Private Members Bill Aims To Support Ontario Organic
Food Ontario is falling behind on organic production, despite being having one of the largest organic markets in Canada. A new proposed legislation hopes to mend that.
Aprivate member’s bill was introduced on September 13 by NDP MPP Peter Tabuns and Progressive Conservative MPP Sylvia Jones that would legislate the certification of organic products produced and sold within Ontario. While federal regulations require that organic products be certified, they only apply to those products that cross provincial borders or bear the Canada Organic Logo — not those simply labelled “organic” and sold within the province.
Ontario market over $1.4 billion
Canada is the fifth-largest market for organic products globally. With over $1.4 billion in retail sales of organic product and growing 10 percent annually, Ontario boasts one of the largest organic markets in Canada. Over 50 percent of Ontarians purchase organic products weekly, and many organic shoppers aren’t who you’d expect. According to the Canada Organic Trade Association, 64 percent are “non-caucasian,” 50 percent have annual household incomes below $50,000, and 51 percent live in the suburbs. Because millennials are also organic shoppers, the organic market will continue to grow over the next several decades.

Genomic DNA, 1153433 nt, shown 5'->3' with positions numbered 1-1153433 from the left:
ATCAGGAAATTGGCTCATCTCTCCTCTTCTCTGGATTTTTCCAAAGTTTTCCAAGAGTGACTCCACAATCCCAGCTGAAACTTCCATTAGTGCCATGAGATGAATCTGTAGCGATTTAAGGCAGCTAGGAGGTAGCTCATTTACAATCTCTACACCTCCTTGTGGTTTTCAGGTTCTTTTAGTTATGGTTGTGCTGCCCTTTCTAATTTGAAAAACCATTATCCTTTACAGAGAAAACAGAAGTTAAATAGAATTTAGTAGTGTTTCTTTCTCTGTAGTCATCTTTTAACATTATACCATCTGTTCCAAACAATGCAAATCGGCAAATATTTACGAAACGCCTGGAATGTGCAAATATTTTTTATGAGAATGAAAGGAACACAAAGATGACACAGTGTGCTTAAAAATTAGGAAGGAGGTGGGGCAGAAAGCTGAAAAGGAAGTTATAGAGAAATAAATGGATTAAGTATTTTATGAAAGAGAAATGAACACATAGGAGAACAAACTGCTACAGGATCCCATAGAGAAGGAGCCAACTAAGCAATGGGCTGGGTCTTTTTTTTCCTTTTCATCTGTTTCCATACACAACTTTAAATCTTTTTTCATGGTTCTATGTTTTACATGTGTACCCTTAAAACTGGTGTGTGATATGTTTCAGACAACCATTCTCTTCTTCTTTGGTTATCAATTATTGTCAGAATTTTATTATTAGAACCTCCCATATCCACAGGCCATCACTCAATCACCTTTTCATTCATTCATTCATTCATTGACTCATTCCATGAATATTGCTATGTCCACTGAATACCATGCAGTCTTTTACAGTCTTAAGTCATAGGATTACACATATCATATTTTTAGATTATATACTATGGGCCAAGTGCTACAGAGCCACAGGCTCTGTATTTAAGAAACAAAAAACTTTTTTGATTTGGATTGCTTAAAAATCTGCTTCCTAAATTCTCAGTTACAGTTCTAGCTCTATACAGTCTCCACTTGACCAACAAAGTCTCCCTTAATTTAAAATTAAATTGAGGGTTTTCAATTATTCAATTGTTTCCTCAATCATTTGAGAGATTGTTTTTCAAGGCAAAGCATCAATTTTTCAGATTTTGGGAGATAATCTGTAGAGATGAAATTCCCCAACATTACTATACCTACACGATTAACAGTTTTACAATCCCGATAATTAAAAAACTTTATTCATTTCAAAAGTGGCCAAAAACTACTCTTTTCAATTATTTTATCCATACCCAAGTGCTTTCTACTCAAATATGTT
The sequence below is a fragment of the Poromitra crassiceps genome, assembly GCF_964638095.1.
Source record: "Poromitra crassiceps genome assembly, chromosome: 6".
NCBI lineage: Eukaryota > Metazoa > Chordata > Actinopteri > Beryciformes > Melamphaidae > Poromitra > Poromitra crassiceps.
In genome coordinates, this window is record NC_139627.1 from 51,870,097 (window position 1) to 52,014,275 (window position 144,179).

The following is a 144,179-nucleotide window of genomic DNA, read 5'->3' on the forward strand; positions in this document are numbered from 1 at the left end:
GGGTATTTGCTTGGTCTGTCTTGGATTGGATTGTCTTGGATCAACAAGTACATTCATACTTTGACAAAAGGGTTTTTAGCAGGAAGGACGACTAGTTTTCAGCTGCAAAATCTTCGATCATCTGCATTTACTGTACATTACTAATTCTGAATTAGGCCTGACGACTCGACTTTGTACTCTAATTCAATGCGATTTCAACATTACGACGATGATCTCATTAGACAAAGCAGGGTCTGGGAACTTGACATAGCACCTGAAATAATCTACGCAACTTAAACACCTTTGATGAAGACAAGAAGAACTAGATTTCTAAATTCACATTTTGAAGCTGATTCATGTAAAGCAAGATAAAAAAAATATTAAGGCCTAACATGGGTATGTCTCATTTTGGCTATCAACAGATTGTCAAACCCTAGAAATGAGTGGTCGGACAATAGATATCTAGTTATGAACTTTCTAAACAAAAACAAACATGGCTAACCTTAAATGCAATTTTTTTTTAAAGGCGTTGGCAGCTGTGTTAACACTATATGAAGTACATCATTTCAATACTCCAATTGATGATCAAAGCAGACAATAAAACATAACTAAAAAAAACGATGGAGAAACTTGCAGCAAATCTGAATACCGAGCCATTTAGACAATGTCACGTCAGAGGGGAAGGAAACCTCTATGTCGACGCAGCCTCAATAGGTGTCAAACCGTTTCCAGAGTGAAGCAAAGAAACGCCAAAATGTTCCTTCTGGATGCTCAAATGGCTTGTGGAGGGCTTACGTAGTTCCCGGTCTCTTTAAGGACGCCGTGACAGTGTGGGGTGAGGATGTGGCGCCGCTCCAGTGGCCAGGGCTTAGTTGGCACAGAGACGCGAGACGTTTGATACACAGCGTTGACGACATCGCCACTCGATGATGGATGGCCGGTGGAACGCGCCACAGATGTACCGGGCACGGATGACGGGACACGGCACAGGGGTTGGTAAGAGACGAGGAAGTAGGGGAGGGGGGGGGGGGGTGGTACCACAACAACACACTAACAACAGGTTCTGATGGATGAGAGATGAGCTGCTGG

Ontario falling behind on organic production
Yet less than two percent of Ontario agriculture is organic. As the demand for organics increases, so does the amount of organic imports. In Quebec and the U.S., organic production makes up 3.3 percent and four percent of agriculture, respectively. Compared to our neighbours, Ontario is falling behind. Neighbouring governments offer a variety of supports to grow the organic sector. This includes payments to offset the risk and cost of the three-year transition period in which farmers employ organic practices but can’t fetch an organic price.
Lack of provincial regulation a contributing factor
While many honest, hard-working organic farmers don’t certify, the growing market for organic products leaves an opening for the use of misleading or fraudulent organic claims within the market. Without regulation, a lack of trust in the organic brand may erode its value and the sector’s ability to grow.